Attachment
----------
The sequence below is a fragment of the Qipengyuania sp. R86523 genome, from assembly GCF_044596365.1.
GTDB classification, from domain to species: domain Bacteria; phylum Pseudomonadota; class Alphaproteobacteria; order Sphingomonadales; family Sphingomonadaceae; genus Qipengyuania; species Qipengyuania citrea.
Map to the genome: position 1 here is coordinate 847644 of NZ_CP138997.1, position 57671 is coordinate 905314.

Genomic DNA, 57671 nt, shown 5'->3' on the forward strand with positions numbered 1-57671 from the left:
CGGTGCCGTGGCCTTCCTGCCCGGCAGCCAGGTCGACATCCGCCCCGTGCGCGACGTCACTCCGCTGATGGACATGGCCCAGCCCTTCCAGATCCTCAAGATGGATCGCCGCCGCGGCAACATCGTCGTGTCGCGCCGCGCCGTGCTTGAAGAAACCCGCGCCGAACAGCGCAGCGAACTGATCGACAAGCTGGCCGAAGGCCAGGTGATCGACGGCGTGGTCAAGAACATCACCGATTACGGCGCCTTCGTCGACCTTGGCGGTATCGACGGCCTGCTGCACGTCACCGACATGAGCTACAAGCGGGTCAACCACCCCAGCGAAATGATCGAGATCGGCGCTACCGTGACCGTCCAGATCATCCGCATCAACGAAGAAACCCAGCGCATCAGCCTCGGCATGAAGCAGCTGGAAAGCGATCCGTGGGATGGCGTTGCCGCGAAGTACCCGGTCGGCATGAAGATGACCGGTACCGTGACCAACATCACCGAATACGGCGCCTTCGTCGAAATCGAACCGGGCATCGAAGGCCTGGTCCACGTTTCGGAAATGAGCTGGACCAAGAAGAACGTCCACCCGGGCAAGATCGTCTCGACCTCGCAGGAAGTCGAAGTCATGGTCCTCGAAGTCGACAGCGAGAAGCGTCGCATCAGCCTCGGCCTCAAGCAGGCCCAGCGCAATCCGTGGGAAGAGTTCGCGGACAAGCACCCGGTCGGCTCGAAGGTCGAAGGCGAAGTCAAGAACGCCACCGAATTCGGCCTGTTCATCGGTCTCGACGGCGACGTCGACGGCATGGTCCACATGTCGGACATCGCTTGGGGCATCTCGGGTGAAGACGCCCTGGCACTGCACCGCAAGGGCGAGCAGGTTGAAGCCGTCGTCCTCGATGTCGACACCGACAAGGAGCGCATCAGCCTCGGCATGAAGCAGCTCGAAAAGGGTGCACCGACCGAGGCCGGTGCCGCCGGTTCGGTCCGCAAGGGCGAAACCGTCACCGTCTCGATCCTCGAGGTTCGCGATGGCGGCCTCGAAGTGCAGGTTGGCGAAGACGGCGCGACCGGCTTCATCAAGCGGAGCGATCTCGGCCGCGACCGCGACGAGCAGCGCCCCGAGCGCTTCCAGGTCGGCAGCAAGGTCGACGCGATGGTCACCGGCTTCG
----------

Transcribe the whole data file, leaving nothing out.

The sequence below is a fragment of the Qipengyuania sp. R86523 genome, from assembly GCF_044596365.1.
GTDB classification, from domain to species: domain Bacteria; phylum Pseudomonadota; class Alphaproteobacteria; order Sphingomonadales; family Sphingomonadaceae; genus Qipengyuania; species Qipengyuania citrea.
Map to the genome: position 1 here is coordinate 847644 of NZ_CP138997.1, position 57671 is coordinate 905314.

Genomic DNA, 57671 nt, shown 5'->3' on the forward strand with positions numbered 1-57671 from the left:
CGGTGCCGTGGCCTTCCTGCCCGGCAGCCAGGTCGACATCCGCCCCGTGCGCGACGTCACTCCGCTGATGGACATGGCCCAGCCCTTCCAGATCCTCAAGATGGATCGCCGCCGCGGCAACATCGTCGTGTCGCGCCGCGCCGTGCTTGAAGAAACCCGCGCCGAACAGCGCAGCGAACTGATCGACAAGCTGGCCGAAGGCCAGGTGATCGACGGCGTGGTCAAGAACATCACCGATTACGGCGCCTTCGTCGACCTTGGCGGTATCGACGGCCTGCTGCACGTCACCGACATGAGCTACAAGCGGGTCAACCACCCCAGCGAAATGATCGAGATCGGCGCTACCGTGACCGTCCAGATCATCCGCATCAACGAAGAAACCCAGCGCATCAGCCTCGGCATGAAGCAGCTGGAAAGCGATCCGTGGGATGGCGTTGCCGCGAAGTACCCGGTCGGCATGAAGATGACCGGTACCGTGACCAACATCACCGAATACGGCGCCTTCGTCGAAATCGAACCGGGCATCGAAGGCCTGGTCCACGTTTCGGAAATGAGCTGGACCAAGAAGAACGTCCACCCGGGCAAGATCGTCTCGACCTCGCAGGAAGTCGAAGTCATGGTCCTCGAAGTCGACAGCGAGAAGCGTCGCATCAGCCTCGGCCTCAAGCAGGCCCAGCGCAATCCGTGGGAAGAGTTCGCGGACAAGCACCCGGTCGGCTCGAAGGTCGAAGGCGAAGTCAAGAACGCCACCGAATTCGGCCTGTTCATCGGTCTCGACGGCGACGTCGACGGCATGGTCCACATGTCGGACATCGCTTGGGGCATCTCGGGTGAAGACGCCCTGGCACTGCACCGCAAGGGCGAGCAGGTTGAAGCCGTCGTCCTCGATGTCGACACCGACAAGGAGCGCATCAGCCTCGGCATGAAGCAGCTCGAAAAGGGTGCACCGACCGAGGCCGGTGCCGCCGGTTCGGTCCGCAAGGGCGAAACCGTCACCGTCTCGATCCTCGAGGTTCGCGATGGCGGCCTCGAAGTGCAGGTTGGCGAAGACGGCGCGACCGGCTTCATCAAGCGGAGCGATCTCGGCCGCGACCGCGACGAGCAGCGCCCCGAGCGCTTCCAGGTCGGCAGCAAGGTCGACGCGATGGTCACCGGCTTCG